The wilds of garden three

| 01 Sep 2022 | 03:29

The kids and I came home from the Adirondacks at summer’s end – where I’d been daydreaming of rows of juicy Goldie tomatoes awaiting my return – to a rather apocalyptic vision. The gardens, which should have been at peak glory, looked hardscrabble and dried up, the scant tomatoes on my stunted vines mostly blighted by end rot. Husband Joe had been watering twice a day, too. Maybe it was the heat, or the lantern flies – those pretty devils I’d been hearing about but never laid eyes on until all of a sudden they were everywhere, camped out all over our grapevines. The bunny that had been getting in, leaving telltale droppings, probably didn’t help either.

Our goal is to put up 52 quarts of tomatoes, one to use each week for pasta sauce, pizza, stew, shakshuka. That wasn’t going to happen.

Stepping gingerly around desiccated vines, my thoughts turned to my farmer-friends. Was this a blip that a couple good rains would make right, or the beginning of the great unravelling? Who could know. A grim wave of relief washed over me that husband Joe and I were not (as I sometimes daydream) both farmers, our income dependent on the harvest. He’d had a rough egg year, too, and while we were away he’d culled most of the older laying hens, aiming to start fresh with the up-and-coming young flock. But as I poked around in the sad-looking shambles, I saw that there was some food in there. It wasn’t the glamorous paragons of the victory garden, but here and there among the scratchy stems of fallen comrades, hardy survivors were soldiering along.

The potatoes had done their unassuming thing, keeled over and now filled our bushel baskets, coming up easily out of the dust, no shovel required. And the “world’s tiniest” spoon tomatoes, whose seeds I’d bought as a novelty, ignoring Joe’s objection that they were too insubstantial to be worth the effort of harvesting? Their leaves had filled out lacy and gorgeous, spilling into the empty spots left in the garden (and yes, our hearts) by their moribund big sisters. Best of all, my nine-year-old, the most “discerning” of my eaters, has declared spoon tomatoes her favorite vegetable. I don’t care that they’re actually a fruit, or that they’re the size of a pea. I’m calling it a win. These, my drought-year MVPs, have endured their way into a special category. Through their resilience, they have secured themselves a spot in next year’s garden and, who knows, may end up an ancestral food of my great-grandchildren. If only I can remember what exactly it was I’d planted. What, for instance, was that tree-looking thing that I sowed an entire row of? Whatever it was looked happy, its deep green standing out in stark contrast against its washed out, half-dead surroundings, its flowers just beginning to plump into fruit when everything else seemed intent on finishing up its life cycle in a particular hurry. I poked around on the three sites I’d ordered seeds from. Aha, dwarf tamarillo, a South American native that can grow six feet tall and in warm climates is, in fact, a tree! Whose fruit, I realized only now, may or may not have time to mature in this Northeastern climate into the golden-orange hint-of-pineapple flavor that had caught my fancy back in January when I was stuck home with Covid and a pile of seed catalogs.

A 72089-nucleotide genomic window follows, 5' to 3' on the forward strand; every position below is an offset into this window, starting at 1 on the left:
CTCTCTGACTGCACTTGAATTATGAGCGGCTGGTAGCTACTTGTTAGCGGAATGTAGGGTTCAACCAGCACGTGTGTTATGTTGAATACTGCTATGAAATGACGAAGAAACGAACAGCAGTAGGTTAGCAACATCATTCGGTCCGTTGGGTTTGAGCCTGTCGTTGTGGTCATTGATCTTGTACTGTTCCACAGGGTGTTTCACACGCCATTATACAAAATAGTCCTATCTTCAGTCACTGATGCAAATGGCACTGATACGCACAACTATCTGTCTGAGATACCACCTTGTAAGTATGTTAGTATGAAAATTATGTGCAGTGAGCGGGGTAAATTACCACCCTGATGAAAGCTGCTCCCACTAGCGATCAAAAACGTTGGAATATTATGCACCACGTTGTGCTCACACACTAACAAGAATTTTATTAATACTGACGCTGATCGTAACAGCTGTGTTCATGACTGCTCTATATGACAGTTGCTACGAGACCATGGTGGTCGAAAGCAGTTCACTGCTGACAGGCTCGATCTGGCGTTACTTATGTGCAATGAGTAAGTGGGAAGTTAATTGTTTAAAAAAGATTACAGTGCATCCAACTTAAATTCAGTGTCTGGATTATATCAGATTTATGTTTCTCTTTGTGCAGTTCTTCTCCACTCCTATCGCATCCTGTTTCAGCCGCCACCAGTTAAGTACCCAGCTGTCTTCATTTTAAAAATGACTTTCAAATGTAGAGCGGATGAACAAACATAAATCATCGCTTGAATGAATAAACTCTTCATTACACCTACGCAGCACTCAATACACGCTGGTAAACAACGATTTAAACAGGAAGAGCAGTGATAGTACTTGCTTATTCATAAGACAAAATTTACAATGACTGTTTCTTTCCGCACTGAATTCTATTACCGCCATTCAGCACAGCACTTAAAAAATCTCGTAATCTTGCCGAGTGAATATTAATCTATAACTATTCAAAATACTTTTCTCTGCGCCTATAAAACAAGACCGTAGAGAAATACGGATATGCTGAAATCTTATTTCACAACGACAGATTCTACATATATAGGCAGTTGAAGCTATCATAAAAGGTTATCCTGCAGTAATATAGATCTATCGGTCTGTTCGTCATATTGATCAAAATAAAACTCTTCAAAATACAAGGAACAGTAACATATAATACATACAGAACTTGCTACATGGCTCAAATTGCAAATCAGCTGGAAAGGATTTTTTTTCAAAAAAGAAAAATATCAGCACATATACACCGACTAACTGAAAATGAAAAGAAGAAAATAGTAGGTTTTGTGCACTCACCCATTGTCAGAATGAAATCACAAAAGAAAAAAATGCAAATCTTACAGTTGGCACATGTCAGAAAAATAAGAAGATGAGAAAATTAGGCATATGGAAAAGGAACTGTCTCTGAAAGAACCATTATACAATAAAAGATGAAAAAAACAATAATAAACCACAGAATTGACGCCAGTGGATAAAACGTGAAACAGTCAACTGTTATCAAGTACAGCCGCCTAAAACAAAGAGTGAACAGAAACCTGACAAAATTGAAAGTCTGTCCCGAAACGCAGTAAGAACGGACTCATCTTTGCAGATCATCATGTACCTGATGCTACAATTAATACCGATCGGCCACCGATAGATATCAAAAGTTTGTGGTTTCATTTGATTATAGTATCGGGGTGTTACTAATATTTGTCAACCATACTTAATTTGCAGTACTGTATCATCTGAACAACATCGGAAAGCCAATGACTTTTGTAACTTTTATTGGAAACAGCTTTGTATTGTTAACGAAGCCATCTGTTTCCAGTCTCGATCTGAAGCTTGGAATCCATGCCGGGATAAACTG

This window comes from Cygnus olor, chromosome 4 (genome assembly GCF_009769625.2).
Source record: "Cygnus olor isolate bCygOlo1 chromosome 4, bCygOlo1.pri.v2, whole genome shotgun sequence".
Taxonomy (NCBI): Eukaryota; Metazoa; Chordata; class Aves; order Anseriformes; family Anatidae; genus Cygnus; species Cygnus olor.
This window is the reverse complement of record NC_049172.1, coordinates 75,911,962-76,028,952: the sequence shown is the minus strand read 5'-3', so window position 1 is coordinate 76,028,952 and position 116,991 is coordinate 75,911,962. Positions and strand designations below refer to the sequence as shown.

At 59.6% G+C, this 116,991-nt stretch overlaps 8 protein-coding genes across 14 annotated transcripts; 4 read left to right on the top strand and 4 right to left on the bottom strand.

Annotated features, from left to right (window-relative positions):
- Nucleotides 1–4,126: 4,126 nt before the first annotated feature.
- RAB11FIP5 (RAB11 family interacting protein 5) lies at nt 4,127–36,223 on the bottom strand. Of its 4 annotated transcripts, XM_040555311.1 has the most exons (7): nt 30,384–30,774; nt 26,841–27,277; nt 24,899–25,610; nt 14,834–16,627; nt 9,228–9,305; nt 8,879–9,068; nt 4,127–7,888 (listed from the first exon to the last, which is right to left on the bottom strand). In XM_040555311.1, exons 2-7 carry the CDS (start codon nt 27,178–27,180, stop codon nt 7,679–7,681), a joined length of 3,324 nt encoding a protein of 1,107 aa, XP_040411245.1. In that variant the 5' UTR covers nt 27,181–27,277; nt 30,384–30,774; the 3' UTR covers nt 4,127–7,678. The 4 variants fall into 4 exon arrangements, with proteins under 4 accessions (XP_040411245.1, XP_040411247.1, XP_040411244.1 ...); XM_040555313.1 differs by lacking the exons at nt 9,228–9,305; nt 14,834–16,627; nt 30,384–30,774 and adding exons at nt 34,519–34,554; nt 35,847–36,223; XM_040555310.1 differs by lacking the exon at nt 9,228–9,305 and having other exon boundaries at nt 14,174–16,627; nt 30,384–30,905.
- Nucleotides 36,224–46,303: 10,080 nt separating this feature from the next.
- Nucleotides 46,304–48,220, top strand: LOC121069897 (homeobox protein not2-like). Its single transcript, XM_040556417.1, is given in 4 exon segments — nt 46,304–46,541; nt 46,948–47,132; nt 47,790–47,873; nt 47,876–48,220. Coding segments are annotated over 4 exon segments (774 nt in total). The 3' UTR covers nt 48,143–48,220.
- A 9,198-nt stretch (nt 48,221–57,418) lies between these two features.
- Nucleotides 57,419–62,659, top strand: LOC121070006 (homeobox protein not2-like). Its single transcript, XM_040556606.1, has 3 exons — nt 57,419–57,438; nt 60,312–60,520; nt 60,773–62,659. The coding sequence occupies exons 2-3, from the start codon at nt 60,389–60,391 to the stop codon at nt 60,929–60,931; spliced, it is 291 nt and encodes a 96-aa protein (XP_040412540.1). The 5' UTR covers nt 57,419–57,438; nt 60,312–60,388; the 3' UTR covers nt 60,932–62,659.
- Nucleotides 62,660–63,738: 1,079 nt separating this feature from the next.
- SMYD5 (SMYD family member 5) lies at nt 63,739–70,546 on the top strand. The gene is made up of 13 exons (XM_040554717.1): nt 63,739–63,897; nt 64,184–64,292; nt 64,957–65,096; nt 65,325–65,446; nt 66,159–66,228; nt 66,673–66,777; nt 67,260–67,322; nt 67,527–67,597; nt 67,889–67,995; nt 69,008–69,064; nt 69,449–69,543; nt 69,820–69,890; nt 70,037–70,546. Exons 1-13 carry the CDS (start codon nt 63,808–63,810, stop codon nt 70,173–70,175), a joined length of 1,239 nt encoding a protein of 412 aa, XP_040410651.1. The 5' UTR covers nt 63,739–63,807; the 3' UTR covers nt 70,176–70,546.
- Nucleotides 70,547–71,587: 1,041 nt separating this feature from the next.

But tamarillos or no, the season has already been salvaged by another surprise producer. This year’s dark horse did not come out of any of the beds that I toiled over from the moment the soil began to ponder thawing. Of course not. That distinction goes to a neglected swath of scrubland that I never actually got around to planting.

Garden three, let me explain, is enormous. Joe inherited a bunch of wire fencing from a neighbor and decided, apparently, to use it all, encircling perhaps a half-acre of poison-ivy infested no-man’s-land that we’d half-assedly reclaimed in our bitter forever war with Japanese barberry. We put the goats there over the winter, feeding them scraps and hay, the chickens coming by to peck around and scratch in the leaves we heaped in there for bedding.

What happened next feels right out of a fairytale of the Jack and the Beanstalk subgenre. A jungle of tomato and squash vines emerged from the leaf duff, punctuated by the occasional ground cherry. Untended, unwatered, it spread its tentacles, clambering up the fence and back down, willy-nilly, into the chicken yard, into the people-yard, over the young fruit trees. Oblivious to the drought, the lantern flies and the bunny, the vining mass has deposited untold dozens of squash – butternut, cucuzza, pink banana jumbo – and a few diminutive pumpkins in its wake, whose numbers I can only guess at for now.

But the tomatoes. The tomatoes. The queen of the garden lives! They’re mostly cherries, a riot of shapes and colors, from purple-black to sunshine-yellow to tiger-striped red and orange. Harvesting them has its hazards, both because there’s nowhere to put your feet and because there’s poison ivy in there. But the reward – a tomato salad that glimmers with a dash of olive oil and all the colors of the end of summer – is a gift we’d all but given up on, a bequest from the enigmatic wilds of garden three.